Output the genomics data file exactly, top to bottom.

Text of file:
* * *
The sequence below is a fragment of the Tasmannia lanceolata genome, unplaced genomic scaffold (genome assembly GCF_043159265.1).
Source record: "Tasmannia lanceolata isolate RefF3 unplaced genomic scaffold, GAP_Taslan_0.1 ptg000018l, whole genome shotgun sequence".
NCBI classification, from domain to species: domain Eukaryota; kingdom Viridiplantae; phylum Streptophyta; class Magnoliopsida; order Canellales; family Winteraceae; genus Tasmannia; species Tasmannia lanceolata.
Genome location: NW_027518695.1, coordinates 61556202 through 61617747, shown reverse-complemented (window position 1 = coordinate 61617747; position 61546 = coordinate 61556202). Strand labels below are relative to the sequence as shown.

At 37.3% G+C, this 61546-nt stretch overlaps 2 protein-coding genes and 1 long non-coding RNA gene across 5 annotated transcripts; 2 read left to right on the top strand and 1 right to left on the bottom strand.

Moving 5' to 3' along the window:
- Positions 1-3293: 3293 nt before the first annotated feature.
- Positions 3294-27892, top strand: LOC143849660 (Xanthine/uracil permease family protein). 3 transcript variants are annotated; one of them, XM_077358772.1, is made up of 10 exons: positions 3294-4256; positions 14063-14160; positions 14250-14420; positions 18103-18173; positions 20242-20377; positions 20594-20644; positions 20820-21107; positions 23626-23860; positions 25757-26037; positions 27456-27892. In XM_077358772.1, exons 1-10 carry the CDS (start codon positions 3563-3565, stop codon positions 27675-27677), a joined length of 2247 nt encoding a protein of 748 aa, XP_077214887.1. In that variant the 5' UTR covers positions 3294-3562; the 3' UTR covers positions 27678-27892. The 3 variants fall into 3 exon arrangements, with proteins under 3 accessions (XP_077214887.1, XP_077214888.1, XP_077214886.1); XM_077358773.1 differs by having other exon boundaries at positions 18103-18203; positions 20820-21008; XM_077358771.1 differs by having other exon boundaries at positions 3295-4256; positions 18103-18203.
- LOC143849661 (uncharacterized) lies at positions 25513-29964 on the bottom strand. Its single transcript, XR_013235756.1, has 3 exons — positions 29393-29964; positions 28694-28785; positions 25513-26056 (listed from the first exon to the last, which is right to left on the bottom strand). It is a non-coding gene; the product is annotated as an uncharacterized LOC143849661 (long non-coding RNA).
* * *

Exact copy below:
The sequence below is a fragment of the Tasmannia lanceolata genome, unplaced genomic scaffold (genome assembly GCF_043159265.1).
Source record: "Tasmannia lanceolata isolate RefF3 unplaced genomic scaffold, GAP_Taslan_0.1 ptg000018l, whole genome shotgun sequence".
NCBI classification, from domain to species: domain Eukaryota; kingdom Viridiplantae; phylum Streptophyta; class Magnoliopsida; order Canellales; family Winteraceae; genus Tasmannia; species Tasmannia lanceolata.
Genome location: NW_027518695.1, coordinates 61556202 through 61617747, shown reverse-complemented (window position 1 = coordinate 61617747; position 61546 = coordinate 61556202). Strand labels below are relative to the sequence as shown.

At 37.3% G+C, this 61546-nt stretch overlaps 2 protein-coding genes and 1 long non-coding RNA gene across 5 annotated transcripts; 2 read left to right on the top strand and 1 right to left on the bottom strand.

Moving 5' to 3' along the window:
- Positions 1-3293: 3293 nt before the first annotated feature.
- Positions 3294-27892, top strand: LOC143849660 (Xanthine/uracil permease family protein). 3 transcript variants are annotated; one of them, XM_077358772.1, is made up of 10 exons: positions 3294-4256; positions 14063-14160; positions 14250-14420; positions 18103-18173; positions 20242-20377; positions 20594-20644; positions 20820-21107; positions 23626-23860; positions 25757-26037; positions 27456-27892. In XM_077358772.1, exons 1-10 carry the CDS (start codon positions 3563-3565, stop codon positions 27675-27677), a joined length of 2247 nt encoding a protein of 748 aa, XP_077214887.1. In that variant the 5' UTR covers positions 3294-3562; the 3' UTR covers positions 27678-27892. The 3 variants fall into 3 exon arrangements, with proteins under 3 accessions (XP_077214887.1, XP_077214888.1, XP_077214886.1); XM_077358773.1 differs by having other exon boundaries at positions 18103-18203; positions 20820-21008; XM_077358771.1 differs by having other exon boundaries at positions 3295-4256; positions 18103-18203.
- LOC143849661 (uncharacterized) lies at positions 25513-29964 on the bottom strand. Its single transcript, XR_013235756.1, has 3 exons — positions 29393-29964; positions 28694-28785; positions 25513-26056 (listed from the first exon to the last, which is right to left on the bottom strand). It is a non-coding gene; the product is annotated as an uncharacterized LOC143849661 (long non-coding RNA).